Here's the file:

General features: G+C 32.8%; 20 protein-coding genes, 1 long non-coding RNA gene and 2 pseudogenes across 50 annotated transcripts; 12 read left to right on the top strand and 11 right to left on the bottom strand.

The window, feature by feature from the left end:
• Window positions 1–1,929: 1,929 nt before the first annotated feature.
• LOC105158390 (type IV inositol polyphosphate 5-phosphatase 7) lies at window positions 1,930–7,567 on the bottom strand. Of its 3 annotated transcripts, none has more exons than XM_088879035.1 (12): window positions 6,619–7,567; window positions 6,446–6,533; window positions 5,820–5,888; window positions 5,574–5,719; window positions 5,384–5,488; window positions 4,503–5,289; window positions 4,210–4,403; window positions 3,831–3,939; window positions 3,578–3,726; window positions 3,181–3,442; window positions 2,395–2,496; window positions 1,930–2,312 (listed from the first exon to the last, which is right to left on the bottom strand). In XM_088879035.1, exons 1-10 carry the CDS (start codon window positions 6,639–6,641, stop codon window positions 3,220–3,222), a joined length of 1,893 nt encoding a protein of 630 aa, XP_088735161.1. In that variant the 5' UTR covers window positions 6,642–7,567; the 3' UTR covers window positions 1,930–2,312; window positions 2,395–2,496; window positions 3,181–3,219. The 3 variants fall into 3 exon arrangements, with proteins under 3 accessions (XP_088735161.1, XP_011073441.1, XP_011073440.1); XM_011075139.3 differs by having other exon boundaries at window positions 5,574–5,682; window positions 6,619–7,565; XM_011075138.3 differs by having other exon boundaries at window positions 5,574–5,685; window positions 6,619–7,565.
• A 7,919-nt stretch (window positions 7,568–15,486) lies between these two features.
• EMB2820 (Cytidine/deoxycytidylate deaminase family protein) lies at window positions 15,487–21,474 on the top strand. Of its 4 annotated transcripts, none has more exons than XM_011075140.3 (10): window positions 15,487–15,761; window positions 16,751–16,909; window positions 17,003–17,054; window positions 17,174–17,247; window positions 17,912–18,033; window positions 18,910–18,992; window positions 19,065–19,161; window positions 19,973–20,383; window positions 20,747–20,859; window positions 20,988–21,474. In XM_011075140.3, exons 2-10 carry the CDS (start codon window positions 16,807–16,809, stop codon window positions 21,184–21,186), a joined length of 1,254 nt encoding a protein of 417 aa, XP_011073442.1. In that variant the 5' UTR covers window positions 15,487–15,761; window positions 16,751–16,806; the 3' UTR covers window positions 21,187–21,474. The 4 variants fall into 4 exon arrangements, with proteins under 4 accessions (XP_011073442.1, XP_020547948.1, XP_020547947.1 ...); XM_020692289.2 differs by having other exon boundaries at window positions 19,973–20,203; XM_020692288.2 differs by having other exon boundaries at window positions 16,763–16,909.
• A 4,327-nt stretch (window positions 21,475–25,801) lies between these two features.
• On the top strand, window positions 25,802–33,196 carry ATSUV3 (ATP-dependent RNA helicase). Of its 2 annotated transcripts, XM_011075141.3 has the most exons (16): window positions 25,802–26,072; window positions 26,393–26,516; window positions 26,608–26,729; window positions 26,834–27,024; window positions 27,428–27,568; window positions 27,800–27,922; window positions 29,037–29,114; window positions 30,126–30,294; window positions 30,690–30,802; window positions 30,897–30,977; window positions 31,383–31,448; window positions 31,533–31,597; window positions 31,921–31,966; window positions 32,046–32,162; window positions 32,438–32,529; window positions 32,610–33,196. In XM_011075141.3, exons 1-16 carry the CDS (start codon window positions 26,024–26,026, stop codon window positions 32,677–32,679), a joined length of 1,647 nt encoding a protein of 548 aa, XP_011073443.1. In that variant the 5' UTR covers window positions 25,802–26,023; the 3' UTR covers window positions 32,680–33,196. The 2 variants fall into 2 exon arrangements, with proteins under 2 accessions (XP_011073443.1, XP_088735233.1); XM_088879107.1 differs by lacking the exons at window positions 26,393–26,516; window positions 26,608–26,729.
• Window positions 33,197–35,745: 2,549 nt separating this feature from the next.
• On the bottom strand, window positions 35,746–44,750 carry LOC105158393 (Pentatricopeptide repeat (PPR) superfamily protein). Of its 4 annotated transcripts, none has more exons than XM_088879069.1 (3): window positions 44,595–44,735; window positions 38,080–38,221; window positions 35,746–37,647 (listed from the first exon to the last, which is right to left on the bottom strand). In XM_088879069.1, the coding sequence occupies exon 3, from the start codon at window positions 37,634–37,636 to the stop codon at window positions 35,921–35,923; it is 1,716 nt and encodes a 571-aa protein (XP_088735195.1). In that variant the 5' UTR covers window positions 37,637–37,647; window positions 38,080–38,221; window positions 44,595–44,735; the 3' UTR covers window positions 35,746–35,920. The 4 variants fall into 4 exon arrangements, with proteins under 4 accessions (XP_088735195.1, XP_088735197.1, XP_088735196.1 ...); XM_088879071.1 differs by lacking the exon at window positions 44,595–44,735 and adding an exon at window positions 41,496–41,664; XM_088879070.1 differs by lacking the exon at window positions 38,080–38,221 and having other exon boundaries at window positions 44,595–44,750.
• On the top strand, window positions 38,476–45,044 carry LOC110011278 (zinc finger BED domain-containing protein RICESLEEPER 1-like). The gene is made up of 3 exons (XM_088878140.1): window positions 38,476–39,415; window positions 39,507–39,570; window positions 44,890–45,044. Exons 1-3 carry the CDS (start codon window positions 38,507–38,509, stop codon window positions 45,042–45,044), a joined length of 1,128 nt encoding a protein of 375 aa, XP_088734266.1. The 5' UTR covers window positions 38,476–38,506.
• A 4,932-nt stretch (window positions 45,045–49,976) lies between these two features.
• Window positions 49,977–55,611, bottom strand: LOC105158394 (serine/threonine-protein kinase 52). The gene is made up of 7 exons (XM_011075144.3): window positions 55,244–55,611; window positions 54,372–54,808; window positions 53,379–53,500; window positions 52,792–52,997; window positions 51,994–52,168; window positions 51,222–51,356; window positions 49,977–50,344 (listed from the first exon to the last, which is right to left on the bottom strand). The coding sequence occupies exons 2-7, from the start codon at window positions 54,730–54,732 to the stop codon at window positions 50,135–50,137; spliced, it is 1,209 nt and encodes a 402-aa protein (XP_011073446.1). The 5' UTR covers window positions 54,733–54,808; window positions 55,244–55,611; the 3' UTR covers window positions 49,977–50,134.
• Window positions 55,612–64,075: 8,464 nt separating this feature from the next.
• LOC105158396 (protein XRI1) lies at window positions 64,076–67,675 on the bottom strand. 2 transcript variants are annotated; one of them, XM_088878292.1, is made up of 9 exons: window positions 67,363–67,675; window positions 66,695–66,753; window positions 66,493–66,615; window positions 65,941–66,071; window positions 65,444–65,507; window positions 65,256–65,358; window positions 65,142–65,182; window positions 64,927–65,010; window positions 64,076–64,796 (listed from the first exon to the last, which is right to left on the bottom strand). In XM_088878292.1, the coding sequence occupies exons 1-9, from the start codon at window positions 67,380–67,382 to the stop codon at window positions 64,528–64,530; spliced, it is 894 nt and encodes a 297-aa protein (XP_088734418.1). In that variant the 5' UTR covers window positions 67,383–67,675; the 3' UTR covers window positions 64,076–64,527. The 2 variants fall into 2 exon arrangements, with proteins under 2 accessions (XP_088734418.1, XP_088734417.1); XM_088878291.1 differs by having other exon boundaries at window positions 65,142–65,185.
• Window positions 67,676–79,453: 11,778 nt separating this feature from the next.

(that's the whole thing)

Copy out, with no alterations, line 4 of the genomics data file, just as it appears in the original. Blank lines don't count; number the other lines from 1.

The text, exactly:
• LOC105158390 (type IV inositol polyphosphate 5-phosphatase 7) lies at window positions 1,930–7,567 on the bottom strand. Of its 3 annotated transcripts, none has more exons than XM_088879035.1 (12): window positions 6,619–7,567; window positions 6,446–6,533; window positions 5,820–5,888; window positions 5,574–5,719; window positions 5,384–5,488; window positions 4,503–5,289; window positions 4,210–4,403; window positions 3,831–3,939; window positions 3,578–3,726; window positions 3,181–3,442; window positions 2,395–2,496; window positions 1,930–2,312 (listed from the first exon to the last, which is right to left on the bottom strand). In XM_088879035.1, exons 1-10 carry the CDS (start codon window positions 6,639–6,641, stop codon window positions 3,220–3,222), a joined length of 1,893 nt encoding a protein of 630 aa, XP_088735161.1. In that variant the 5' UTR covers window positions 6,642–7,567; the 3' UTR covers window positions 1,930–2,312; window positions 2,395–2,496; window positions 3,181–3,219. The 3 variants fall into 3 exon arrangements, with proteins under 3 accessions (XP_088735161.1, XP_011073441.1, XP_011073440.1); XM_011075139.3 differs by having other exon boundaries at window positions 5,574–5,682; window positions 6,619–7,565; XM_011075138.3 differs by having other exon boundaries at window positions 5,574–5,685; window positions 6,619–7,565.